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Topic: Solid angle subtended by a simplex
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Daniel A. Asimov

Posts: 35
Registered: 12/6/04
Solid angle subtended by a simplex
Posted: Oct 6, 1993 10:08 PM
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Someone recently asked on sci.math how to calculate the solid
angle subtended by the regular n-simplex with respect to one of its
vertices. A closed form solution would be nice.

I have reduced the question to an integral that I don't know how to
evaluate in general.

QUESTION:
Does anyone know a graceful way to make this calculation?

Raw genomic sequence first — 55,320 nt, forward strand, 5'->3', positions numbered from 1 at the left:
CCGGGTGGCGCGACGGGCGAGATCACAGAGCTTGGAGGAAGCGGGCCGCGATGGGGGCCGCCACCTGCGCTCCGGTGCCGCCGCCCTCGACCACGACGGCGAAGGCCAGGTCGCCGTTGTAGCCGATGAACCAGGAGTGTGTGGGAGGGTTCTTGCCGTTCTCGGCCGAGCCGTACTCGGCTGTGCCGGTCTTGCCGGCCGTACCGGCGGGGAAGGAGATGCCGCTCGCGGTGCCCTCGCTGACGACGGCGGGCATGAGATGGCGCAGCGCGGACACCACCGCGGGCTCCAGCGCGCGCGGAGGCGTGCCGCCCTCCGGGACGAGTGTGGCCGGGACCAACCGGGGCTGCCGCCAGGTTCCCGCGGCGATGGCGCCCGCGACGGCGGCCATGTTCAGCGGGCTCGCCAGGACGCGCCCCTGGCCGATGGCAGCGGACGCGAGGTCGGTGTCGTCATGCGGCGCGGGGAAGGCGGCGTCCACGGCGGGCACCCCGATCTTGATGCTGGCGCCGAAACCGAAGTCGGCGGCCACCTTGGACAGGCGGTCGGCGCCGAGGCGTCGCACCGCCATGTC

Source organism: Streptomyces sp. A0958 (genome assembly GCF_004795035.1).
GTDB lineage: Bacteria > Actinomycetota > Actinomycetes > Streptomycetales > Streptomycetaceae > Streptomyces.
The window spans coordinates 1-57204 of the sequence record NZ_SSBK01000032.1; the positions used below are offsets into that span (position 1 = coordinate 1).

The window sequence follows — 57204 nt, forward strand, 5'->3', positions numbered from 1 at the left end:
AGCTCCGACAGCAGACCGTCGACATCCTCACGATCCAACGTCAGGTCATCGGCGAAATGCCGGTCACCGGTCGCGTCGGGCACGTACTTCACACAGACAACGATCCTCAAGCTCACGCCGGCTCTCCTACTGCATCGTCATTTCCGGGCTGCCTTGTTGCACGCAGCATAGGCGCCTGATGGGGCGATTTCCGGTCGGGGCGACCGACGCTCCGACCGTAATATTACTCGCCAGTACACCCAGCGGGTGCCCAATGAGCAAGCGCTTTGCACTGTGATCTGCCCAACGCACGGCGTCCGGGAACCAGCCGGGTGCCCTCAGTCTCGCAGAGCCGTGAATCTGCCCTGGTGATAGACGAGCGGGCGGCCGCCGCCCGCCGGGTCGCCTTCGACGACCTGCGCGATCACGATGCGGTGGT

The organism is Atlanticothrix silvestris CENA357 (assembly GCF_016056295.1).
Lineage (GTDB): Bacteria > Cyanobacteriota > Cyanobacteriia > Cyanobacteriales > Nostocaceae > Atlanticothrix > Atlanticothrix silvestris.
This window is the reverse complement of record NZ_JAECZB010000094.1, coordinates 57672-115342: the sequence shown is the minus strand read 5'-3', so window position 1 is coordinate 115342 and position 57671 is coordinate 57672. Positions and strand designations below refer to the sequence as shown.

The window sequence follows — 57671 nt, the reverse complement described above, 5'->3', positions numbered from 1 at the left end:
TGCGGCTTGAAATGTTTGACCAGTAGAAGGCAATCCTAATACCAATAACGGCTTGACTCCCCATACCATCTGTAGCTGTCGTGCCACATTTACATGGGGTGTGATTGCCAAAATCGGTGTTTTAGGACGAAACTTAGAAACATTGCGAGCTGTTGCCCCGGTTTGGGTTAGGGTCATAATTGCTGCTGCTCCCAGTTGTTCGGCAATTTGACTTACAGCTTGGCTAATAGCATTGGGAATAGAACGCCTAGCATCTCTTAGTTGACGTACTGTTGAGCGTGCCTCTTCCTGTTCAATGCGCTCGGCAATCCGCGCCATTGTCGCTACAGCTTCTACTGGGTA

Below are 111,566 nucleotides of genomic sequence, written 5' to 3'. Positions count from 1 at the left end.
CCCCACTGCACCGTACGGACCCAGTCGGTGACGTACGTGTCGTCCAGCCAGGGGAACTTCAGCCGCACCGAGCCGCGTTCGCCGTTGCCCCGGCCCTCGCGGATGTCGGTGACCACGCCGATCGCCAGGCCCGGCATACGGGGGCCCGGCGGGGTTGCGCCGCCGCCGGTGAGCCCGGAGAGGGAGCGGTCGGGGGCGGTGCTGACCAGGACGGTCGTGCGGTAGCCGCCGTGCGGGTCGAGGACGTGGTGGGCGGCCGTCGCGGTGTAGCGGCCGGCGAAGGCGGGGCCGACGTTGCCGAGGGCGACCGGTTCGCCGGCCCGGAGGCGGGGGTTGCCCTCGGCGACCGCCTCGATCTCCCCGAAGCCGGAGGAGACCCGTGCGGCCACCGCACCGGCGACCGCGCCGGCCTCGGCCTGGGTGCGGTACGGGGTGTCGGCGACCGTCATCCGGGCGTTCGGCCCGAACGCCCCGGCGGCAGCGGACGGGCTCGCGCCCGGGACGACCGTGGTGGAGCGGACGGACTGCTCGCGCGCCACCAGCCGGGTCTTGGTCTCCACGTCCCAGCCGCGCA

Dan Asimov
Mail Stop T045-1
NASA Ames Research Center
Moffett Field, CA 94035-1000

asimov@nas.nasa.gov
(415) 604-4799

P.S. If the terminology is unfamiliar to you, here are some definitions:

Definition:
A regular n-simplex in R^n is the the convex hull of a finite set F,
where F is any set of n+1 distinct points in R^n such that all distances
between two of them are equal.

Definition:
Let p be a point of R^n and X any subset of R^n not containing p.
Project the set X radially to the unit (n-1)-sphere centered at p, via

proj(x) = (x - p)/||x - p||.

Then the solid angle subtended by X with respect to p is the
(n-1)-dimensional volume of proj(X) (assuming this is well-defined).


P.P.S. By the way, for the tetrahedron I get 3*arccos(1/3) - pi.





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